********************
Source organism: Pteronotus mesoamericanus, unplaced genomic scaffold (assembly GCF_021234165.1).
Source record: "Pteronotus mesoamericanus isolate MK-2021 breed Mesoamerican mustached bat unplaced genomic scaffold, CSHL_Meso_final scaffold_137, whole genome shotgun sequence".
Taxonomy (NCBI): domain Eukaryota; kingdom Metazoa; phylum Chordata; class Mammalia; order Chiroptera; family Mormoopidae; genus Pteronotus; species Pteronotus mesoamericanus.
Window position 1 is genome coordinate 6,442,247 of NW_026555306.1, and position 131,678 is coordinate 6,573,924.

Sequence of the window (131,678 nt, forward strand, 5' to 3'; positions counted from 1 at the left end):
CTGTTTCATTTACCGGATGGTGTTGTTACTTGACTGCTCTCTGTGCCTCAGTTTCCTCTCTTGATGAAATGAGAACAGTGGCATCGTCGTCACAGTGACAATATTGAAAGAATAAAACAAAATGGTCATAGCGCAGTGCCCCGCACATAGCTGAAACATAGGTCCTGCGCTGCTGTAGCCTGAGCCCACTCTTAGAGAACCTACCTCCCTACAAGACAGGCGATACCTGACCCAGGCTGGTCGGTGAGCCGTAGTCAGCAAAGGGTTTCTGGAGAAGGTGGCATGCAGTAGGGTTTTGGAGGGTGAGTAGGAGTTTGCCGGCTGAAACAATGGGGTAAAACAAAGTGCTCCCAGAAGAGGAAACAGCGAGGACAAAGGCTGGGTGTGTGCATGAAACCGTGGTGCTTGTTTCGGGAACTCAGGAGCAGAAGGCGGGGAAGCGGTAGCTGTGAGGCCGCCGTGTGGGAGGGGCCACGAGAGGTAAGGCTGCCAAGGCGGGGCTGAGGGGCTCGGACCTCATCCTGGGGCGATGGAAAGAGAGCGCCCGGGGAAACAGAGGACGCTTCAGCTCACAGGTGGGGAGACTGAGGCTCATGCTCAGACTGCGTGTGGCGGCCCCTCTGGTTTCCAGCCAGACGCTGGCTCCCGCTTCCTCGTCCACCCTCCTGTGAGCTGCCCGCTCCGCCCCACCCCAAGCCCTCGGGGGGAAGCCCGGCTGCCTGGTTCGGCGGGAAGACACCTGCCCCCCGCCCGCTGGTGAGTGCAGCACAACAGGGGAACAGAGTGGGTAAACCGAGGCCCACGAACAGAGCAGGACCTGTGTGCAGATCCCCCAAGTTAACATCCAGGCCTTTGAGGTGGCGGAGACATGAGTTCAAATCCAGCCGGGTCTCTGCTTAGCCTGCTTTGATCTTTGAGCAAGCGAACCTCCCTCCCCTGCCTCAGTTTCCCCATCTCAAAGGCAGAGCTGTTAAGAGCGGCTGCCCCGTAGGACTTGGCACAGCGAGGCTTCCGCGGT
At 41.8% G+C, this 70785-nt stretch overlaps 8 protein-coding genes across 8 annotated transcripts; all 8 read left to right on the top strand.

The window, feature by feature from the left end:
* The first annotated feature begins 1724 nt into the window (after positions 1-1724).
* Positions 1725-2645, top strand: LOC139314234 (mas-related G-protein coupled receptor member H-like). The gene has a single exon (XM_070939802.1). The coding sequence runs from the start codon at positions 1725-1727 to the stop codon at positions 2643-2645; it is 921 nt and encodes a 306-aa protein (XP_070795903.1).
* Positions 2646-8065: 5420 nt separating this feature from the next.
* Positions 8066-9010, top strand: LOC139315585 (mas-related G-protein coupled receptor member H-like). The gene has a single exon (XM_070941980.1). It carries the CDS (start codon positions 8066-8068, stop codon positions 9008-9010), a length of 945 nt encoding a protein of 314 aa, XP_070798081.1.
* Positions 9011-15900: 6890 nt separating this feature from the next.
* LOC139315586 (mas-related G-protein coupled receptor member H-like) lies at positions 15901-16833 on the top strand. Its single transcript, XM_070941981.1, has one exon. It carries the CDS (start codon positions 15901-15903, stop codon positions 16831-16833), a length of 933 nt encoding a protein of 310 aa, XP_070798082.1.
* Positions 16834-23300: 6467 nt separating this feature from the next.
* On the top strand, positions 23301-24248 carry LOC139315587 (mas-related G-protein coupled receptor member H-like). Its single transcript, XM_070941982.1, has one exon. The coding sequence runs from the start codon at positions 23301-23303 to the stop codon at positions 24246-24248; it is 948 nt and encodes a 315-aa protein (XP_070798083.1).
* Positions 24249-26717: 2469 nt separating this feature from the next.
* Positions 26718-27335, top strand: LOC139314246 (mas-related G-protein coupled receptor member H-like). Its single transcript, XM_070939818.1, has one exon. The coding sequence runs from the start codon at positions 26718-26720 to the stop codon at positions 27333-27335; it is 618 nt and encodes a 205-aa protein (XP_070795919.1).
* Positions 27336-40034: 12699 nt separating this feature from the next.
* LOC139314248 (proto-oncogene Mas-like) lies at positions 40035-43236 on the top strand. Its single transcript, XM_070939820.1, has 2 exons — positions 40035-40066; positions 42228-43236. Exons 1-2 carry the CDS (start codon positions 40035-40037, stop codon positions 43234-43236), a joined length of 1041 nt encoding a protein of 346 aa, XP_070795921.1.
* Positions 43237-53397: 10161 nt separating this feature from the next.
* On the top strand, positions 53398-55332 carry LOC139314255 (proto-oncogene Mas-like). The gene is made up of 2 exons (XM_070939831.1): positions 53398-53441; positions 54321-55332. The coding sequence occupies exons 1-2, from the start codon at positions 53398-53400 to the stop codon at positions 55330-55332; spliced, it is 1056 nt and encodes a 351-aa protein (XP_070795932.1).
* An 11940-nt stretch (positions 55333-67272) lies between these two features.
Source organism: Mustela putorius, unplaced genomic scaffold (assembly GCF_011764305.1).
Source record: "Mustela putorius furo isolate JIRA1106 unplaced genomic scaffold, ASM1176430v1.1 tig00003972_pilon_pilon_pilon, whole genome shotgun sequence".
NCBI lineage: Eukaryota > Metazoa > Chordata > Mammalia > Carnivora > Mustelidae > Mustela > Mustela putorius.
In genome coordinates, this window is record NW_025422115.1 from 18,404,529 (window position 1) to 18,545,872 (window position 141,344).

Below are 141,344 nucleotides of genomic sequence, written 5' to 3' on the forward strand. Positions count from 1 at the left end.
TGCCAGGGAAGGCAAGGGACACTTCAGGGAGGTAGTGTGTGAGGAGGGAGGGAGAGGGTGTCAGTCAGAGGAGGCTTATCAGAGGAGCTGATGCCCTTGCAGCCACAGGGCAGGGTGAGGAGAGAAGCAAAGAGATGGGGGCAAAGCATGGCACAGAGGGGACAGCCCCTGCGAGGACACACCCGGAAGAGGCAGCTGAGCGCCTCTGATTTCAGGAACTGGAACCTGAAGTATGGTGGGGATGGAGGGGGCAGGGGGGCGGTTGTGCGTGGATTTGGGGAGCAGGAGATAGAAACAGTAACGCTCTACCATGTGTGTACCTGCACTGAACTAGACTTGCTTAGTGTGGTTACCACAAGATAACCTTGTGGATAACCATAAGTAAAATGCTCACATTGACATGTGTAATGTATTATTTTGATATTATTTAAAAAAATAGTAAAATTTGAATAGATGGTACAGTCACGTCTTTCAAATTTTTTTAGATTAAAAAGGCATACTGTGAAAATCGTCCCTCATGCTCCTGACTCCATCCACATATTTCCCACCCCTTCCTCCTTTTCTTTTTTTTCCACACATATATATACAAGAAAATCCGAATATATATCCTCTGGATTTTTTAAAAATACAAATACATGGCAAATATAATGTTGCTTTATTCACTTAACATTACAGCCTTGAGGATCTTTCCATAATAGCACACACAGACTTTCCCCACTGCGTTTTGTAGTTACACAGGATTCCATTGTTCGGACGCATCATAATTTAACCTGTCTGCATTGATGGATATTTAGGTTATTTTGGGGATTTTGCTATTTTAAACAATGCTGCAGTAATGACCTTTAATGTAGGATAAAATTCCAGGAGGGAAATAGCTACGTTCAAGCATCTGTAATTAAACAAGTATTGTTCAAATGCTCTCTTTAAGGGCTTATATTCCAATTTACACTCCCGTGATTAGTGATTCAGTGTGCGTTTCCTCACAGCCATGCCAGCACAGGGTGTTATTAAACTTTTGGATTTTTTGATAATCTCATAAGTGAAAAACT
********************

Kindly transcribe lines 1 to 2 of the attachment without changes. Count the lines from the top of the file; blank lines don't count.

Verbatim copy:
Source organism: Pteronotus mesoamericanus, unplaced genomic scaffold (assembly GCF_021234165.1).
Source record: "Pteronotus mesoamericanus isolate MK-2021 breed Mesoamerican mustached bat unplaced genomic scaffold, CSHL_Meso_final scaffold_137, whole genome shotgun sequence".